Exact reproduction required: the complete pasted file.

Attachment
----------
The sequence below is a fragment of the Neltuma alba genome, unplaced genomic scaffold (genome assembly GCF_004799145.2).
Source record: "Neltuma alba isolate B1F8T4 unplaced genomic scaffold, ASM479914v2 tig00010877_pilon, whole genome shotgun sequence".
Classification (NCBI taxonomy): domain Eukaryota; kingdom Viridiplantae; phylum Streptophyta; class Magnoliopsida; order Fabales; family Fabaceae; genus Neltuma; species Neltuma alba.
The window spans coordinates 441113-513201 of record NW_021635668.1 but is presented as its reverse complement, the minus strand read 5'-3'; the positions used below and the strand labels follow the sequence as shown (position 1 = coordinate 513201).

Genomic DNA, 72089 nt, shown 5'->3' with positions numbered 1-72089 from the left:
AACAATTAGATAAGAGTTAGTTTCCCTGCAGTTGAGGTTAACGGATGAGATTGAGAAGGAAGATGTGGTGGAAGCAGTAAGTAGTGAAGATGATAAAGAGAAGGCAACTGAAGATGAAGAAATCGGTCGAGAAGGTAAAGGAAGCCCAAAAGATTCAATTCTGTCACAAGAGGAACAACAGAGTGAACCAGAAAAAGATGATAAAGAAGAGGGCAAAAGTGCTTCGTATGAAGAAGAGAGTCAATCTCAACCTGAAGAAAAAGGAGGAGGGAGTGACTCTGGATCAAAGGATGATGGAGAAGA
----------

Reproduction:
The sequence below is a fragment of the Neltuma alba genome, unplaced genomic scaffold (genome assembly GCF_004799145.2).
Source record: "Neltuma alba isolate B1F8T4 unplaced genomic scaffold, ASM479914v2 tig00010877_pilon, whole genome shotgun sequence".
Classification (NCBI taxonomy): domain Eukaryota; kingdom Viridiplantae; phylum Streptophyta; class Magnoliopsida; order Fabales; family Fabaceae; genus Neltuma; species Neltuma alba.
The window spans coordinates 441113-513201 of record NW_021635668.1 but is presented as its reverse complement, the minus strand read 5'-3'; the positions used below and the strand labels follow the sequence as shown (position 1 = coordinate 513201).

Genomic DNA, 72089 nt, shown 5'->3' with positions numbered 1-72089 from the left:
AACAATTAGATAAGAGTTAGTTTCCCTGCAGTTGAGGTTAACGGATGAGATTGAGAAGGAAGATGTGGTGGAAGCAGTAAGTAGTGAAGATGATAAAGAGAAGGCAACTGAAGATGAAGAAATCGGTCGAGAAGGTAAAGGAAGCCCAAAAGATTCAATTCTGTCACAAGAGGAACAACAGAGTGAACCAGAAAAAGATGATAAAGAAGAGGGCAAAAGTGCTTCGTATGAAGAAGAGAGTCAATCTCAACCTGAAGAAAAAGGAGGAGGGAGTGACTCTGGATCAAAGGATGATGGAGAAGA